- Set up triggers to send communications, offers, or instigate follow up calls when prospects complete an action. This could be when they visit a particular page on your website, engage with a piece of content, open an email, or click a particular link.
- Use analytics to add rich demographic and other data before contacting a list (use it on your own list too). You can then use this to target your marketing efforts appropriately.
Social media and your community of customers and advocates are great channels to reach out and engage with your audience.
- Whenever you create a piece of content, or email out to your databases, be sure to post links to it on your social media channels.
- Don’t just get clicks, your goal with social media is to get that YouTube subscription, Twitter follow, Facebook Like, or LinkedIn connection so you can continue building a relationship with the people who engage with your content.
- Run contests online and to your email lists with prizes and incentives for engaging with the brand or sharing content. These could be as simple as asking people to submit photos of themselves using your product.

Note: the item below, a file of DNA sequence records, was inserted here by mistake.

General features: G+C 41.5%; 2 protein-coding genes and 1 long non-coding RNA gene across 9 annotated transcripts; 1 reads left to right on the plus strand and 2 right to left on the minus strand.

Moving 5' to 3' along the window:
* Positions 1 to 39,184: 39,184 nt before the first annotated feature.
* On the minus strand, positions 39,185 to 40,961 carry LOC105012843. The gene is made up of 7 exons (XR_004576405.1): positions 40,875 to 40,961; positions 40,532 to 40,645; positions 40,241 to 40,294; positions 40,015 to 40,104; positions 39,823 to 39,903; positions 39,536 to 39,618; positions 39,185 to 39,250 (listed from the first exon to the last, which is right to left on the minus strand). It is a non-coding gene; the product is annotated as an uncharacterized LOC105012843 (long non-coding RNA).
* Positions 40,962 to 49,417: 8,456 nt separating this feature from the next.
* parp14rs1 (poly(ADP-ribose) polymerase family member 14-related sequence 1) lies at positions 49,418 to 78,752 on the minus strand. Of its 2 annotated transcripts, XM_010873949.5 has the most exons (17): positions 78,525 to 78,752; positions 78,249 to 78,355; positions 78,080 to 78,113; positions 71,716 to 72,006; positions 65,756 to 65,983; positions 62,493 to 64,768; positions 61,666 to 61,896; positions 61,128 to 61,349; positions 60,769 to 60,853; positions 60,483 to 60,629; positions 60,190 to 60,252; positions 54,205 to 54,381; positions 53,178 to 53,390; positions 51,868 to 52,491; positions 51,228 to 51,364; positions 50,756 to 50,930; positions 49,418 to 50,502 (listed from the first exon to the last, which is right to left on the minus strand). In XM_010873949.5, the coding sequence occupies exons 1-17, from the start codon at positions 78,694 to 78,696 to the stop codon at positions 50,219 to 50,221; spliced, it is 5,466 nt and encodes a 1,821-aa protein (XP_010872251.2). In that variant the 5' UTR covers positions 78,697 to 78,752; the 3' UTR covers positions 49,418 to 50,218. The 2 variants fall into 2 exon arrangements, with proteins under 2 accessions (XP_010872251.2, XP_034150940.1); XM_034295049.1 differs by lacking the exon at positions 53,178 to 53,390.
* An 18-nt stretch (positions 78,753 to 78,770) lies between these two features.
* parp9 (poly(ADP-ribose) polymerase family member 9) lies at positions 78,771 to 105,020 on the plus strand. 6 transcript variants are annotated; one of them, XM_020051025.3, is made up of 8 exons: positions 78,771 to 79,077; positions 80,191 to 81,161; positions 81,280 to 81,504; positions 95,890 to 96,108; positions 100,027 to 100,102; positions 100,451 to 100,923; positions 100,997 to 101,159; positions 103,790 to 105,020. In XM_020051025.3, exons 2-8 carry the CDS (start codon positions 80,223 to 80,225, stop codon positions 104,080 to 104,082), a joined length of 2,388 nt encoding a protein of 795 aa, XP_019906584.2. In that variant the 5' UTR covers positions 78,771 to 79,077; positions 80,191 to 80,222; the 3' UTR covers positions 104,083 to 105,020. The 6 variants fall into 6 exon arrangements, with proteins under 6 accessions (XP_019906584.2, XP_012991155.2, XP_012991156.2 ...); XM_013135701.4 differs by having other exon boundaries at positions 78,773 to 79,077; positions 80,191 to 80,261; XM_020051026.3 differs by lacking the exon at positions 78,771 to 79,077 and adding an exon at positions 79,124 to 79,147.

- Create an affiliate marketing program and pay third parties for sending traffic and buyers to your website.
- Be active on third party community sites and forums and groups (LinkedIn, Facebook, Reddit, Quora etc.). You must be a sincere contributor and helper to build trust with people looking for information and assistance. Promoting your product takes a back seat.
- Host an Ask Me Anything (AMA) live chat on your website or social channels with an acknowledged expert in your field. If you don’t feel comfortable doing live events you can also do podcasts and share them on your social channels and those of your partners.
- People love you when you can introduce them to useful contacts. Can you help your LinkedIn or real life contacts by introducing them to each other or to new suppliers and sources of information? They won’t forget you.
- Make sure you follow key prospects on Twitter and Linkedin. Ensure you reply to any interesting posts they make, or repost them. Message them with congratulations or free help, and start a conversation.